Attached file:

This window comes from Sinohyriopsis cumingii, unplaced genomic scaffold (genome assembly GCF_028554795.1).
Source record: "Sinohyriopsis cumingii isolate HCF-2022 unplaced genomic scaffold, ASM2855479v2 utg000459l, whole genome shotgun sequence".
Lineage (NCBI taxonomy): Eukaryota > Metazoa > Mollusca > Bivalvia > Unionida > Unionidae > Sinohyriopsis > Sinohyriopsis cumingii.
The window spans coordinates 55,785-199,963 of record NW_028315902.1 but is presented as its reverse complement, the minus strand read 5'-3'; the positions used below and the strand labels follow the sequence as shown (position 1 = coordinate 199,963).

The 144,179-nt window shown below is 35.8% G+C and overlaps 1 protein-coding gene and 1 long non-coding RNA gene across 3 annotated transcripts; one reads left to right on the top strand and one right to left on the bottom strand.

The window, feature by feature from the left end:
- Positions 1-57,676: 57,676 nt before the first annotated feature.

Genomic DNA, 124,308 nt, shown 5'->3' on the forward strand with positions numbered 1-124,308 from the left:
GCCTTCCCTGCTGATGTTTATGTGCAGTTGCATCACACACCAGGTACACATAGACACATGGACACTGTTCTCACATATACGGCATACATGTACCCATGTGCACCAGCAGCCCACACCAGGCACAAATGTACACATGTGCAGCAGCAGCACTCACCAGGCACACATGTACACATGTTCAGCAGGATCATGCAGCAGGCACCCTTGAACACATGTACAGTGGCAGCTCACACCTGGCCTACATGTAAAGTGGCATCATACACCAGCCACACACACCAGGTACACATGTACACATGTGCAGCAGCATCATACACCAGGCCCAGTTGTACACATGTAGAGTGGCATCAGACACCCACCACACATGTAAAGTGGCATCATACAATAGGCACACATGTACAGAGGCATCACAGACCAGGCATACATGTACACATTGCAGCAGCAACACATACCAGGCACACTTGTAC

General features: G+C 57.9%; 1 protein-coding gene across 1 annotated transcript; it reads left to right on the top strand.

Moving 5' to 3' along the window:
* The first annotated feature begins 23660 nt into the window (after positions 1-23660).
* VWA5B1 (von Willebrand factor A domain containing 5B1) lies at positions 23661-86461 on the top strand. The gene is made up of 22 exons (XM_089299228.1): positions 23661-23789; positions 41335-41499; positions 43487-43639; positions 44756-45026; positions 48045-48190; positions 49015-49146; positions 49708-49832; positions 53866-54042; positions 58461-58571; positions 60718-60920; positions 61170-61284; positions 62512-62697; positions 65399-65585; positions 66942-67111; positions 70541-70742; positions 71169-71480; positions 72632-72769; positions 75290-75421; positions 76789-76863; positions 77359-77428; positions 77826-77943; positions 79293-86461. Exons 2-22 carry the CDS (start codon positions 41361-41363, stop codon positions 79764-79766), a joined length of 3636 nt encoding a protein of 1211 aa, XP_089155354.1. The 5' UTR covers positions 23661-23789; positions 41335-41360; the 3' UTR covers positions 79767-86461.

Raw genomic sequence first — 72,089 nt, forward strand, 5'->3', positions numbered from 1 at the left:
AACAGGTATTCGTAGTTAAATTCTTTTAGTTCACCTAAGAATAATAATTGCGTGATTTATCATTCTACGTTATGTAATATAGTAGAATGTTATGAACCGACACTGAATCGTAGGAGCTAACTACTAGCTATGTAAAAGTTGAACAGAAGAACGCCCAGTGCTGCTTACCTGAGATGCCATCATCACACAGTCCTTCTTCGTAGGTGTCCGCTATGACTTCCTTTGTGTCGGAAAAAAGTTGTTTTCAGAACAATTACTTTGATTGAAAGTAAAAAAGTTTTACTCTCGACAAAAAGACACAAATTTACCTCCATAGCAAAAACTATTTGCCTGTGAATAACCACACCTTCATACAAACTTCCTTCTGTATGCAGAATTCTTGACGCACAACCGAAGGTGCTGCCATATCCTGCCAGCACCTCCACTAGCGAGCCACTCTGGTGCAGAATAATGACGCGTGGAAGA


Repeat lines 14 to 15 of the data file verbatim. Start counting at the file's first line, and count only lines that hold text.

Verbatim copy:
Raw genomic sequence first — 72,089 nt, forward strand, 5'->3', positions numbered from 1 at the left:
AACAGGTATTCGTAGTTAAATTCTTTTAGTTCACCTAAGAATAATAATTGCGTGATTTATCATTCTACGTTATGTAATATAGTAGAATGTTATGAACCGACACTGAATCGTAGGAGCTAACTACTAGCTATGTAAAAGTTGAACAGAAGAACGCCCAGTGCTGCTTACCTGAGATGCCATCATCACACAGTCCTTCTTCGTAGGTGTCCGCTATGACTTCCTTTGTGTCGGAAAAAAGTTGTTTTCAGAACAATTACTTTGATTGAAAGTAAAAAAGTTTTACTCTCGACAAAAAGACACAAATTTACCTCCATAGCAAAAACTATTTGCCTGTGAATAACCACACCTTCATACAAACTTCCTTCTGTATGCAGAATTCTTGACGCACAACCGAAGGTGCTGCCATATCCTGCCAGCACCTCCACTAGCGAGCCACTCTGGTGCAGAATAATGACGCGTGGAAGA